But the most breathtaking moment for me came on the second day of the festival.  We returned Sunday afternoon.  The crowds were smaller and more intimate.  We went inside the Adventure Center (a field house of sorts) which was blissfully air-conditioned and were watching some kind of drumming demonstration when I saw, in the audience, a little Nepali boy who was the image of a child we know back in Portland.  The boy in the crowd was younger, less than two, probably about the age our friend was when we first met him.  Back when his parents adopted him, when he hadn’t learned to walk, or understand English, or trust that these people who were showering him with all this love would be the ones he could count on forever. 
          I watched the little boy for a while, more taken with him than the performance, remembering when he and Hot Shot were little toddlers together.  How little and cute they had been.  It was like having a visit with our old friend, watching this stranger across the crowd.  And then I thought to look around and identify his parents.  It was not hard.  He was sitting on his mother’s lap of course. I had just been so consumed with him that I hadn’t noticed her.  But there she was.  And beside her, his father.  And they took my breath away, those two people.  Here was this little child, such a striking resemblance to our little friend.  And here were his parents.  His birth parents.  This is what they looked like.  I tell you, it took my breath. 
          The truth is, there was a part of me that was shocked his parents were not white.  Weird, I know, because I’m not surprised when I meet black kids with black parents, even though my kids are black and I’m white.  I live in a neighborhood full of black kids with black parents.  I understand this to be the norm.  As are Nepali kids with Nepali parents.  But there was something about the likeness of this stranger to our little friend.  It was so striking.  Striking in a way we are used to ignoring in adoptive families.  Because there is no expectation that anyone will look like anyone else.  No time spent ogling over who has whose nose, or dimple, or overbite.  We exist together as a family without all that to define us.  But here was this kid looking so much like our little friend.  So many distinct aspects of his face rang so true.  And our little friend will never know his birth parents.  There is almost no chance he will ever so much as see a picture of them, and so these two people, birth parents of our little friend’s identical twin, they took my breath because they were, to me, like ghosts.  They were something I’m not supposed to see.  Something none of us ever expected to see.  But there they were.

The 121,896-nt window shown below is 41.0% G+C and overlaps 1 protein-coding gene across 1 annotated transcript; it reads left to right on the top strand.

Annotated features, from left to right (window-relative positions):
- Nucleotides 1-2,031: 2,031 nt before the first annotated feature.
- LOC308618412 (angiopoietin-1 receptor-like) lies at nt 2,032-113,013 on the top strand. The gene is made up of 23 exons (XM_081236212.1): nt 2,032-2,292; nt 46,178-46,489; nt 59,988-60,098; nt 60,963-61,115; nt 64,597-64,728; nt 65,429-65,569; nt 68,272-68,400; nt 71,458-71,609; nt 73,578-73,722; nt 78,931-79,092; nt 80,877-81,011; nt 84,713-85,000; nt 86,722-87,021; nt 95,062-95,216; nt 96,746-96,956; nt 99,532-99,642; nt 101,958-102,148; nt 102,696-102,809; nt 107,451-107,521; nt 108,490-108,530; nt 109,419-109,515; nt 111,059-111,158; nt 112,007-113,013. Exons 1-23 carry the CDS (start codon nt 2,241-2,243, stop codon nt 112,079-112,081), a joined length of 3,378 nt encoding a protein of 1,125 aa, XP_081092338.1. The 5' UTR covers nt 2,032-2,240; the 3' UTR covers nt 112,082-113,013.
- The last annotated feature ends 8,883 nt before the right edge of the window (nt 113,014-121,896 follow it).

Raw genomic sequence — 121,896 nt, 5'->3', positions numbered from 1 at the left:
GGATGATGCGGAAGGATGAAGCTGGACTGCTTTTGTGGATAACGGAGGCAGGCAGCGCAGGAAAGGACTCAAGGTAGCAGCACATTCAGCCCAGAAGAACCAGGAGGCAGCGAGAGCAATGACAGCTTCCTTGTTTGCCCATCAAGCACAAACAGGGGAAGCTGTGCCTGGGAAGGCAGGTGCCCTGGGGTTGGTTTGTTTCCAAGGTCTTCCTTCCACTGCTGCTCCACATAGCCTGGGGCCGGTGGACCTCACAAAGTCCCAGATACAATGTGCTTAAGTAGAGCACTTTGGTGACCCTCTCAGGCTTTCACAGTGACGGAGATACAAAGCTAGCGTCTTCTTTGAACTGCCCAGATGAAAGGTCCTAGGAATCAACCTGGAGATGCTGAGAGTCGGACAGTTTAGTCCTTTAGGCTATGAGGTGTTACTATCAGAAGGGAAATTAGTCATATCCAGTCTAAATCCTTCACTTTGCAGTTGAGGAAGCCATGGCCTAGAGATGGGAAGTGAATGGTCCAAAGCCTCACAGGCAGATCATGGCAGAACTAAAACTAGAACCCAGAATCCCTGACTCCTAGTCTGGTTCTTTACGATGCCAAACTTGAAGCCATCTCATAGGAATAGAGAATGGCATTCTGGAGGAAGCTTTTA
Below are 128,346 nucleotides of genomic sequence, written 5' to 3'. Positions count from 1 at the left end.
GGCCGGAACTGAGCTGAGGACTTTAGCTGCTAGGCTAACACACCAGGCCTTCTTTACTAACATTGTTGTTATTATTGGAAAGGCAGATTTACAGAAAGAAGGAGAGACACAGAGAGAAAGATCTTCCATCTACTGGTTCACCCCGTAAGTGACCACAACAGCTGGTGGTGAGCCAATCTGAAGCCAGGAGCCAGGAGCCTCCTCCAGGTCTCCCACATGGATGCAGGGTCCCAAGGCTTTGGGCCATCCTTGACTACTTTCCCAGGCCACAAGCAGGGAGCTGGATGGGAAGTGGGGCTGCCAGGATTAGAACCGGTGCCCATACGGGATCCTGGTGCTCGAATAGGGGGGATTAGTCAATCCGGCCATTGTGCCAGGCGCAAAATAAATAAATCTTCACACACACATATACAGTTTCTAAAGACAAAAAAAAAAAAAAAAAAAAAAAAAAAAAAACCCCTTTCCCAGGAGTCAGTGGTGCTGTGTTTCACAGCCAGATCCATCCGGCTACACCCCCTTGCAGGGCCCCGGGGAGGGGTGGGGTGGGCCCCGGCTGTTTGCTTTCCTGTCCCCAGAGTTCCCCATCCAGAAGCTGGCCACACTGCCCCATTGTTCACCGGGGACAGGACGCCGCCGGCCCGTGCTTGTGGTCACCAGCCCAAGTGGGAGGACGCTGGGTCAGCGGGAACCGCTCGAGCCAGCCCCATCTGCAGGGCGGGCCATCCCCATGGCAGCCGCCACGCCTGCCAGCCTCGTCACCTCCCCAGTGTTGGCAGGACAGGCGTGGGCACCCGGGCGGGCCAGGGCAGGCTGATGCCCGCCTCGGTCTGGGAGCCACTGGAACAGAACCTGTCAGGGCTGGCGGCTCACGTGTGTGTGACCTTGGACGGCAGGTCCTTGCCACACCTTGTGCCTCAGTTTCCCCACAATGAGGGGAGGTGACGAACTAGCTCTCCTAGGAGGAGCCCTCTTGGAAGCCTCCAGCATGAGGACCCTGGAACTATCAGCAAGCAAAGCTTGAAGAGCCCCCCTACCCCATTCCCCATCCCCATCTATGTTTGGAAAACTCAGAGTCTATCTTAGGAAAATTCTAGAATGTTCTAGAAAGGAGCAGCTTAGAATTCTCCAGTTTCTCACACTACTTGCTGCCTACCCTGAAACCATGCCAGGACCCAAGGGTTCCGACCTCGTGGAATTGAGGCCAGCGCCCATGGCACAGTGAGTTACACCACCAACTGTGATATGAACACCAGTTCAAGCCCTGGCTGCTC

And immediately I was grieving.  Grieving for our friend and the life he doesn’t have.  Grieving for my own children and the life they will never have.  And I am not romanticizing that life.  There are reasons why people choose adoption.  I know that.  Often those reasons are complicated and include, at their root, things like systematic oppression (racism, classism, colonialism, sexism) but still, they are reasons.  Real live reasons that would have made for challenging lives at best.  So it’s not that I think our kids would have been, necessarily, better off with their birth parents.  Nothing so complex could ever be boiled down to an equation this simple.  But what I do know is, for better or for worse, it will never be theirs.  They will never get told a thousand times how much they look like their mother.  How they have her smile, or his cheekbones, or her hips, or his walk. And this?  This is just the tiniest part of the life that will never be theirs.  The life where they never have to wonder why? and what if? and do they love me?
          I looked at that family across the crowd, and I thought, this kid has something my kids will never have.  And he has no idea.
          And then, in a matter of seconds, it was over.  I was chasing Ankle Biter though a maze of tables, and helping Moon Boy keep himself from his intense urge to touch this ancient lute sort of thing.  And we were back to living.  Which is what you do, right?  You have a tense go ‘round about your birth gender and then you sit in front of a monitor and take your driver’s license test.  You look up at the annoyed white woman sighing all over your counter, you check her documents, you say, “fine, go ahead,” and then you help the next person in line.  You tell your friends that, yes that is your mom and yes she does have white skin because she is your adoptive mom (obviously!) and then you get back to your subtraction worksheet.
          The commentary keeps going.  And so do you.


  1. You are gonna love the Hot Times Festival, too.

  2. You're right Dawn, we LOVE Hot Times. We moved here a couple of weeks before it last Summer and we spent the weekend there. In fact I think the rest of the family went to an IFIF potluck while Sincere and I stayed on at Hot TImes because he was so captivated by all that great live music and dancing.

  3. I have become obbsessed with your blogs!! I have you save in my favorites and check back from time to time to see what is new! We are also transplants here from Pittsburgh PA.
    I like Columbus and its diversity, I also enjoy the fact Columbus is so gay friendly! Hope you and your family enjoy Pride weekend!